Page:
Testimonials are one of the most powerful marketing tools you can use to grow your business. Why? Because, as Dr. Robert Cialdini put it in his book, Influence: The Psychology of Persuasion, “People will do things that they see other people are doing.”
Think about it: which do you trust more, the customer reviews on Amazon.com, or the manufacturer’s description of the product? That’s the power of social proof in action.
When it comes to collecting social proof for your products and services, you need to do two things:
- Make sure your customers get results.
The key to paving the way toward great testimonials is creating a product or service that creates the results it advertises. When you make a promise and deliver on it, your customers will have nothing but good feelings for you and your business, and will be happy to pay those good feelings forward in the form of a testimonial.
- Ask your successful customers to film testimonials.
Although you will have some enthusiastic customers who may spontaneously whip out their iPhone and film a video for you, you’ll need to ask your best customers to film testimonials for you. Video is best, although a written testimonial with a picture is better than none.
To make sure you get the outcome—and to help your customers feel comfortable delivering their video—you’ll want to give your customers a structure to follow. Ask them to cover:
- Their Story: Who they are, what they do, where they live and what problem they were facing before using their product.
- The Product Testimonial: Their experience of using your product. What did they use it for? How did it work? How did it make them feel to use your product or service?
- Their Results: What did they experience as a result of using this product? Ask them to get very specific in terms of economic results, marketing results, personal results, etc.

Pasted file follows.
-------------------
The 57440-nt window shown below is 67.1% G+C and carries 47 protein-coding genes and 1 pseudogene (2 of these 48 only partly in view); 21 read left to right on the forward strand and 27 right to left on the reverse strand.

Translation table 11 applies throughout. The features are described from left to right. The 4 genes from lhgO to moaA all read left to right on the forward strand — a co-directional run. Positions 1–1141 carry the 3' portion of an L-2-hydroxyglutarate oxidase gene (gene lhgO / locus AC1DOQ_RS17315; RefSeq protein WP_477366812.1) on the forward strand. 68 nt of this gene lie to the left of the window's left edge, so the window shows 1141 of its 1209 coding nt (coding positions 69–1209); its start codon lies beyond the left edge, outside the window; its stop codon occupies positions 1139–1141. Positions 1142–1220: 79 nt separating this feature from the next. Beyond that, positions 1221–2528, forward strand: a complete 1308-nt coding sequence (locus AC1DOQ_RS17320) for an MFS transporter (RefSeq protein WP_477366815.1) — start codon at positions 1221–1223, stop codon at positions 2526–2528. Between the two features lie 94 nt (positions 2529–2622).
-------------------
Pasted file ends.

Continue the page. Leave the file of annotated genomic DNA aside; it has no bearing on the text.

The most effective testimonials tell a story and stay very specific. It’s best when they’re narrowly focused on one or two key ideas. The sum of all your testimonials together can tell a more broad story, but each individual one needs to be specific.
Finally, make sure each of your product “heroes” signs a waiver granting you permission to use their testimonial in your marketing. I’m not a lawyer, so you should consult yours to get a waiver written up for your testimonials—and to make sure they are sharing information that’s appropriate based on FTC guidelines.
Testimonials, case studies, and results statistics not only help your leads trust you and your offer, they also differentiate your business in the marketplace. Our surveys show that more than 80% of businesses have fewer than 10 testimonials from their customers, and 60% have fewer than 5 case studies.
This means that if you can back up your business’s products or services with testimonials, you’ll quickly stand apart from others in your industry who lack that proof—and you’ll become the credible authority in your marketplace.
Share with me in the comments: what are some of your favorite examples of social proof in action, either in your campaigns or in campaigns you’ve seen elsewhere?
(And check in with me next week when I’ll share a tip for collecting testimonials on auto-pilot!)